How to Avoid Emotional Eating

by Valerie Demetros

Cake solves everything because stressed spelled backwards is dessert.

“You can’t buy happiness, but you can buy ice cream and that’s kind of the same thing.”

We’ve heard them all, and sometimes even those sayings above can be comforting. But there is a difference between comforting yourself with a bit of dessert and emotional eating that derails your wellness goals.

Emotional eating often comes from a trigger or event that causes you to turn to food as a source of comfort, causing distress after the fact.

If you’re worried that your stress eating may be getting out of hand, the first thing to do is pay attention. Take note of whether you are truly hungry or just want to eat, and how your day or thoughts are impacting how much and what you’re eating. Try to identify what is driving the behavior.

Be gentle with yourself. You’re allowed to experience stress, anger, fear, etc.

Here are a few ideas to intercept the desire to grab that doughnut or cookie when stressed.

Drink water

It’s the oldest trick in the book, but drinking a full glass of water can help. Most people don’t drink enough water anyway and dehydration can feel like hunger. Flavor your water with fruit if you need a treat.


Grab a notepad and write things down. Write in bullet points what is stressing you out and why. This can clarify where the stress is coming from and can give you perspective.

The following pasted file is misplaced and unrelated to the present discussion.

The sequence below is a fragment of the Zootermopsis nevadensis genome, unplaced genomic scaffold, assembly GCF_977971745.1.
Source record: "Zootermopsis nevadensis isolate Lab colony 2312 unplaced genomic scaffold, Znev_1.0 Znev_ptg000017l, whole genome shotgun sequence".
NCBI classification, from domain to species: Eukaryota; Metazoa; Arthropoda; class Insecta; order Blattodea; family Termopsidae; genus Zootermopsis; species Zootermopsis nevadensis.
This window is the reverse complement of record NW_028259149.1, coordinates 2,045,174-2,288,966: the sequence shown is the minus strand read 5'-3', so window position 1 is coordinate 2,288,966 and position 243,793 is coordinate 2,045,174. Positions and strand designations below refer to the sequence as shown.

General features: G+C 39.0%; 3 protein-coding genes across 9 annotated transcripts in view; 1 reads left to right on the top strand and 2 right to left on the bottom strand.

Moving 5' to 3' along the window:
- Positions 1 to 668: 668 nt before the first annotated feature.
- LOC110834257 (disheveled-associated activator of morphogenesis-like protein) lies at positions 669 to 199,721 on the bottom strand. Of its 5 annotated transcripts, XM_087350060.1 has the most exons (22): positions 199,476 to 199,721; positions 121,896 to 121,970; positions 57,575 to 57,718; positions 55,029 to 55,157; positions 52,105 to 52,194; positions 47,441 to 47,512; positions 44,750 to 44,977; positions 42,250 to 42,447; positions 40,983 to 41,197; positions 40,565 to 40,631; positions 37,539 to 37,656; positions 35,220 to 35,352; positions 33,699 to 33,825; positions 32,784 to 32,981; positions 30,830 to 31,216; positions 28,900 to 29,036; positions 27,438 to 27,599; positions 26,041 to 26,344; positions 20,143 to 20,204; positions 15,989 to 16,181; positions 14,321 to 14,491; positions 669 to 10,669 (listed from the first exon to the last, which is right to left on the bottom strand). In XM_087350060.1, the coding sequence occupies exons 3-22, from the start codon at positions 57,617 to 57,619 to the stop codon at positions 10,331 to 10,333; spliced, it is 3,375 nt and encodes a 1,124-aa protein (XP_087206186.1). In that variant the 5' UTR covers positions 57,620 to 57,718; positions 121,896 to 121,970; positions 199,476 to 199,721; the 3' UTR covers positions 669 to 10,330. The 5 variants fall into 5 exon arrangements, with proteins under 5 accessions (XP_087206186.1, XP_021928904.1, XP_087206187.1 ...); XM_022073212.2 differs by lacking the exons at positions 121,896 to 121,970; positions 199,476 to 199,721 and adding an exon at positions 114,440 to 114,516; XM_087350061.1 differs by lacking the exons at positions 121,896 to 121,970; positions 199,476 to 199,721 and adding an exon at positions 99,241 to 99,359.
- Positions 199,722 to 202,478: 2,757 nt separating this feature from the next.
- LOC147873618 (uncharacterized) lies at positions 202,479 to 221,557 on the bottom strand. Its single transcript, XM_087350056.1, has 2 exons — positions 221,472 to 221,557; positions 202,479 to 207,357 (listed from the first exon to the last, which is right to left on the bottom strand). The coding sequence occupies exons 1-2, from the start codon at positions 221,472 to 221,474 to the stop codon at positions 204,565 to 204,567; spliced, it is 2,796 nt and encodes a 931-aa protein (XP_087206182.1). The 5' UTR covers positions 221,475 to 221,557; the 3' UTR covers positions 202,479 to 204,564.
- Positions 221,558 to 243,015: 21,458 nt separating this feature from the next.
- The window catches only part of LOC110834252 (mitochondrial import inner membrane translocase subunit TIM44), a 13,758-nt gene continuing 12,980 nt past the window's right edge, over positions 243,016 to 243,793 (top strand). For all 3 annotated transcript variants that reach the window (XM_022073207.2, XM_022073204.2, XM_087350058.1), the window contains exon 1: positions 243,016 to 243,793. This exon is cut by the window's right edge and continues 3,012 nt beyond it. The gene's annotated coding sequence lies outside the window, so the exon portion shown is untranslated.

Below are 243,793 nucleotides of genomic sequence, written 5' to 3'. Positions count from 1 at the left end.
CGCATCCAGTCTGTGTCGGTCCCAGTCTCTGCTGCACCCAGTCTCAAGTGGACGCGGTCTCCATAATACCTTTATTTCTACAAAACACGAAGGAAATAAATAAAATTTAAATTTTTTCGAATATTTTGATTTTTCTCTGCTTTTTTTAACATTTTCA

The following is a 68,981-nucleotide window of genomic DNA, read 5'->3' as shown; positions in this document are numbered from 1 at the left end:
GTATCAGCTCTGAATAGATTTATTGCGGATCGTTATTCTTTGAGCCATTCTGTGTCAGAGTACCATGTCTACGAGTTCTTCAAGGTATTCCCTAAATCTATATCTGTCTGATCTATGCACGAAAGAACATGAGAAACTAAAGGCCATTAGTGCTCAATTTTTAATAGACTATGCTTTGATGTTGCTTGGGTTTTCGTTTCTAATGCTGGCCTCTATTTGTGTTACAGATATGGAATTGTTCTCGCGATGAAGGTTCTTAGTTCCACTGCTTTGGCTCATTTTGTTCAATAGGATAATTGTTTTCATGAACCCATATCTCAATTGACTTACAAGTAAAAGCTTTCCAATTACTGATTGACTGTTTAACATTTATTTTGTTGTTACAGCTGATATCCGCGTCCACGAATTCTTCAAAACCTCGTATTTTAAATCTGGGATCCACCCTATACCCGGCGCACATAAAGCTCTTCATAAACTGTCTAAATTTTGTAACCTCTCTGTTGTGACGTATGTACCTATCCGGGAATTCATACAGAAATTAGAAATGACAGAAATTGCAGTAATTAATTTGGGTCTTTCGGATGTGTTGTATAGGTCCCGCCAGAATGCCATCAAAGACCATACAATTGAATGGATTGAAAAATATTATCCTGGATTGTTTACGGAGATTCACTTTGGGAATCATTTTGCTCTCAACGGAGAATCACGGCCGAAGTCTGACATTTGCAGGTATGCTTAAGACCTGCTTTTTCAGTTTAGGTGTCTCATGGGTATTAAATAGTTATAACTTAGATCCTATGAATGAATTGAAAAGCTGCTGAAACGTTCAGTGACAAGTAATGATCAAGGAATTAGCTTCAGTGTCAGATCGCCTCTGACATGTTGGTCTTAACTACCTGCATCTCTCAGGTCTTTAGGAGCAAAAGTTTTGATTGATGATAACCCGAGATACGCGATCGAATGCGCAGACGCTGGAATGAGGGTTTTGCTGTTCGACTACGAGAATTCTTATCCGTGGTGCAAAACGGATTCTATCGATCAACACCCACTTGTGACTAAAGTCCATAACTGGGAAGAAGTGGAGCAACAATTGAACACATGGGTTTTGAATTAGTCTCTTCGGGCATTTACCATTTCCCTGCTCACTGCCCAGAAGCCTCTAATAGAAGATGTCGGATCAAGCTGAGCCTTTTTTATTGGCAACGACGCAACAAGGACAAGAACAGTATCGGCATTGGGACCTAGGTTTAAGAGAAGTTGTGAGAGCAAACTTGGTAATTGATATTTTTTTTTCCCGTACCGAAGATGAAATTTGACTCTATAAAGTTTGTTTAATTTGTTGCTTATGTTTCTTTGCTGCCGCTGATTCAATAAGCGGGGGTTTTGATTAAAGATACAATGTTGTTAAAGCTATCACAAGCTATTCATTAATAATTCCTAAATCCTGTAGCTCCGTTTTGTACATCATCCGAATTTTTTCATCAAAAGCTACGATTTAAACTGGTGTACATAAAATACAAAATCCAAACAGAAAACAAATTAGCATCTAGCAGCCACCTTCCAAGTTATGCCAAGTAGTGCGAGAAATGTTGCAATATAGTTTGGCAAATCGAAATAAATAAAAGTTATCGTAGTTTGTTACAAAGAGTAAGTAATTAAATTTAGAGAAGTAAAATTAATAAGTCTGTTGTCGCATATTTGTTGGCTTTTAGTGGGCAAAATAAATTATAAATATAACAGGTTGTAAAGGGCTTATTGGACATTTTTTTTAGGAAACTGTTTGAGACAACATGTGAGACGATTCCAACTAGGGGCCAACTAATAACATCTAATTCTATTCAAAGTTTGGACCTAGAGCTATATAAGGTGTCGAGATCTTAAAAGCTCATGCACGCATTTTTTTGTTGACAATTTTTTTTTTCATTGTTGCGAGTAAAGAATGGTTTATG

Brew tea

Just the actions of making a cup of tea can calm your nerves. And choose a soothing tea like peppermint or chamomile to increase the effects. Close your eyes, breathe in the aroma and feel your shoulders loosen and your breathing relax.

Take a walk

When the urge to eat out of stress attacks, head outside and go for a walk or run. Exercise releases endorphins that can stimulate relaxation, help you sleep better — and the fresh air is a natural stress reducer. As an added bonus, the snacks are back at home.

If you can’t go for a walk, try doing planks or jumping jacks to get your heart rate up and endorphins pumping.

Think it over

Research shows that the pleasure you get from eating comfort foods lasts only three minutes.

Keep that in mind and ask yourself if it’s really worth it. Also, ask yourself if you are actually hungry or just bored, sad or upset.

Stock your cabinets

If you know you will be snacking at some point, make sure you have low-calorie finger foods on hand like baby carrots, string cheese or celery. Crunching on celery doesn’t take the place of crunching on chips, but it can be satisfying and a good substitute.

Treat yourself

If chocolate is your comfort food, get a small amount of quality chocolate and limit your intake. Make it a special treat just for these moments. Just remember to stick to your limit.

Eat regularly

Try not to skip meals, making you hungrier and easily emotional. Skipping meals can lower your blood sugar and make you “hangry,” leading to bad choices.

Eat at the table

Eating in front of the TV can cause you to overeat. If you decide to snack, give yourself a certain amount and stick to it, then sit and eat.